CORNEWALL, Sir George, 2nd Bt. (1748-1819), of Moccas Court, Herefs.

Published in The History of Parliament: the House of Commons 1790-1820, ed. R. Thorne, 1986
Available from Boydell and Brewer



1774 - 1796
1802 - 1807

Family and Education

b. 5 Nov. 1748, 1st s. of Sir George Amyand, 1st Bt., of Carshalton, Surr. by Anna Maria, da. of John Abraham Corteen, Hamburg merchant. educ. Eton 1758-64; Christ Church, Oxf. 1766. m. 18 July 1771, Catherine, da. and h. of Velters Cornewall of Moccas Court, 2s. 5da. Took name of Cornewall 20 July 1771; suc. fa. as 2nd Bt. 16 Aug. 1766.

Offices Held

Capt. Herefs. yeomanry 1794, maj. commdt. 1798, brevet 1804-8; lt.-col. Herefs. militia 1803, col. 1805.


Cornewall considered himself safe in the county seat he owed chiefly to his wife’s family. He had been in opposition to Pitt and was surprised that the Whig recovery was not greater in the election of 1790. To his brother-in-law Lord Malmesbury he wrote, ‘I hope your opinion as to peace is well founded; in mine, nothing is ever to be got by war, even the most successful’. He voted against Pitt’s bellicose Russian policy, 12 Apr. 1791, but in the same month was listed absent and hostile on the forthcoming motion to repeal the Test Act. In December 1792 he was a Portland Whig; on 17 Feb. 1793 according to Lord Sheffield, he was present at Windham’s ‘third party’ meeting and, next day, he ‘strongly urged the necessity of resisting the progress of French aims and principles’ in the House. In company with his brothers-in-law (the other was Sir Gilbert Elliot*), he went over to ministers, though he spoke and voted for delay of the transportation of the radical cleric Thomas Fyshe Palmer, 24 Feb. 1794. On 30 Oct. 1795 he informed Elliot, ‘I, now, ought to be in London ... but, having had my full dose last year, I mean to play truant this ... unless a call of the House forces me up’. He wrote to Pitt for local patronage twice that session.1

Cornewall was shocked when he was ousted by a revanchiste Whig at the poll in 1796, styling himself one of ‘the Duke of Portland’s martyrs’. Having spent nearly £2,000, he dreaded a ‘constant canvass’ to recapture his seat for himself or his son George and, still more, ‘a real thorough contest’. It looked as if he would slip into the seat quietly on the retirement (disclosed privately to him) of Thomas Harley, county opinion having swung in his favour; but he faced another unexpected contest in 1802. He defeated the Whig Member, but was embarrassed by a tactical petition against him for treating, in the wake of another which unseated the other sitting Member on that ground. Elliot came to the rescue in securing its rejection: Cornewall’s election was confirmed.2 No vote of his against Addington’s ministry is known. A member of the civil list committee in 1803, he figured in debate only as a promoter of the unsuccessful general turnpike bill, 8 June 1803. As chairman of the election committee, he introduced the Aylesbury bribery prevention bill, 26 Mar. 1804, and saw it through. He was listed ‘Fox’ by Pitt’s friends in March 1804 and ‘doubtful etc.’ in May. After voting against Pitt’s additional force bill in June, he was listed ‘doubtful Addington’ by the Treasury in September. That his attachment was to Addington is indicated by a letter of his of 17 Jan. 1805, for Addington’s information, in which he approved his reconciliation with Pitt and added, ‘I hope to form part of the union in a few weeks’, being delayed ‘later than usual’ in the country by his daughter’s marriage to Thomas Frankland Lewis*. He concluded ‘In case of urgent necessity, I hold myself open to a summons’.3 He was in the majorities against Melville, 8 Apr. and 12 June 1805, and was listed ‘doubtful Sidmouth’ in July.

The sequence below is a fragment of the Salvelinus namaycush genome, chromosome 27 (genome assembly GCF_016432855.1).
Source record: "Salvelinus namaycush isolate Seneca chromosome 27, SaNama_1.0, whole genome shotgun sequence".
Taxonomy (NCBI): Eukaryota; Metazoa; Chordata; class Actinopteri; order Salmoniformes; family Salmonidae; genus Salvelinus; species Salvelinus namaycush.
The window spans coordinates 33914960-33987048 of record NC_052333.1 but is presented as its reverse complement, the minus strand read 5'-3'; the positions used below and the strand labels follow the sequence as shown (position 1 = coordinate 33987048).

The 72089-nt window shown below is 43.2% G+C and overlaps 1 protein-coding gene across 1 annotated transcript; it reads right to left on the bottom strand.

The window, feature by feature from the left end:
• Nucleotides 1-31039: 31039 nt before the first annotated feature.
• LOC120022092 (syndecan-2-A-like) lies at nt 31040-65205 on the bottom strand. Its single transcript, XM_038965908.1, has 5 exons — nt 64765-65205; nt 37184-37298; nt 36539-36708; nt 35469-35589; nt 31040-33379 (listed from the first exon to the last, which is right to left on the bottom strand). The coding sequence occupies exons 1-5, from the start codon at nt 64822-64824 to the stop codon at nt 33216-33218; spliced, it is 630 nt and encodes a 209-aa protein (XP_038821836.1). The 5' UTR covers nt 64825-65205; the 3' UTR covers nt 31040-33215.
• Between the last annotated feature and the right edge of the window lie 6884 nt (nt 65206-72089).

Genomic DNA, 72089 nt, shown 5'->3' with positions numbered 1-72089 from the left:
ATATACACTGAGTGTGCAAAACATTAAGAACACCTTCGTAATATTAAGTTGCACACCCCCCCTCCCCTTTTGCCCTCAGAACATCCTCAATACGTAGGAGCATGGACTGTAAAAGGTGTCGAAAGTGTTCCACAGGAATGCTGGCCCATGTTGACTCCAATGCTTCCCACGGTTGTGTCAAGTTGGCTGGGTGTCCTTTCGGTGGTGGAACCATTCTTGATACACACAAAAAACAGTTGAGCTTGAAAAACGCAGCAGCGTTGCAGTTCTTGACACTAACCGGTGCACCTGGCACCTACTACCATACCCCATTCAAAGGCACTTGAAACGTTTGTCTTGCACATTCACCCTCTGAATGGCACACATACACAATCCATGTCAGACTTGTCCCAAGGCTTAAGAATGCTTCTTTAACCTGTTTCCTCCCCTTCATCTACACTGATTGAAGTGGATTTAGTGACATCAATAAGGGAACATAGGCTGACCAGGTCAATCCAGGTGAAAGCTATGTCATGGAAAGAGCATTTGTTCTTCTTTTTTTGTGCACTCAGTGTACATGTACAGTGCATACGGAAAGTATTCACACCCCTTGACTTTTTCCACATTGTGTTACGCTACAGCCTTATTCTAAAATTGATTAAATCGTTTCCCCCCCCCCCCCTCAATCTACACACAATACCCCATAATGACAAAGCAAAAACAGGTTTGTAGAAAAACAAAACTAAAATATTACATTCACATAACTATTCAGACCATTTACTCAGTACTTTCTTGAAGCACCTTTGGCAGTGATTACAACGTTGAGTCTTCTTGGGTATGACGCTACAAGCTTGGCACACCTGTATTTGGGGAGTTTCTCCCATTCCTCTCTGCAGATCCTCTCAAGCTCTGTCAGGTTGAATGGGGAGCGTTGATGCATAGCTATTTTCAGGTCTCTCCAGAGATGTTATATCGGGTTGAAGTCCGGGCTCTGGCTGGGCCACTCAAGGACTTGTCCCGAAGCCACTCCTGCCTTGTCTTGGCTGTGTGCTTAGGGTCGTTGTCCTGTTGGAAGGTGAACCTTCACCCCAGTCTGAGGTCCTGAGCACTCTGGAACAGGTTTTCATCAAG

In August 1805 Cornewall was reduced to a nervous wreck when it was discovered that the family bank in which he had been a partner for nearly 30 years was ‘on the brink of insolvency’. He had withdrawn most of his capital to redeem a war-ravaged estate in Grenada, but his brother Thomas Amyand had just died owing the bank £20,000. If the bank were to be liquidated Cornewall stood to lose £20,000; to save it he must borrow £15,000 at once. This was not easy, as most of his estates were settled. (They brought him £4,500 p.a. and Grenada £2,000 more.) Demoralized, he relied on Lord Minto to raise the funds to save the situation.4 He could not now afford a contest and was spared one in 1806, though he spent £1,400 in anticipation of one. His support of the Grenville ministry was indicated only by his vote for Brand’s motion following their dismissal, 9 Apr. 1807. He retired at the ensuing election rather than face a contest, though he was confident that he could have braved the cry of ‘No Popery’ and come in.5 He remained a Grenvillite. His son was defeated for the county in 1818. Cornewall died 26 Sept. 1819.

Ref Volumes: 1790-1820

Authors: M. J. Williams / R. G. Thorne


  • 1. Malmesbury mss, Cornewall to Malmesbury, 28 June, Mon. [25 July 1790]; Add. 34448, f. 296; NLS mss 11122, f. 41; PRO 30/8/125, ff. 203, 205.
  • 2. Malmesbury mss, Cornewall to Malmesbury, 13 June, 30 July [1796], 5 Dec. 1801; The Times, 16 Jan. 1800, 16 Jan. 1802; see HEREFORDSHIRE; NLS mss 11122, f. 53; Minto, iii. 276.
  • 3. Sidmouth mss, Cornewall to Dacres Adams, 17 Jan. 1805.
  • 4. NLS mss 11059, ff. 16, 22, 32, 39, 44, 60.
  • 5. Ibid. 11148, f. 45, 53, 64, 66, 71.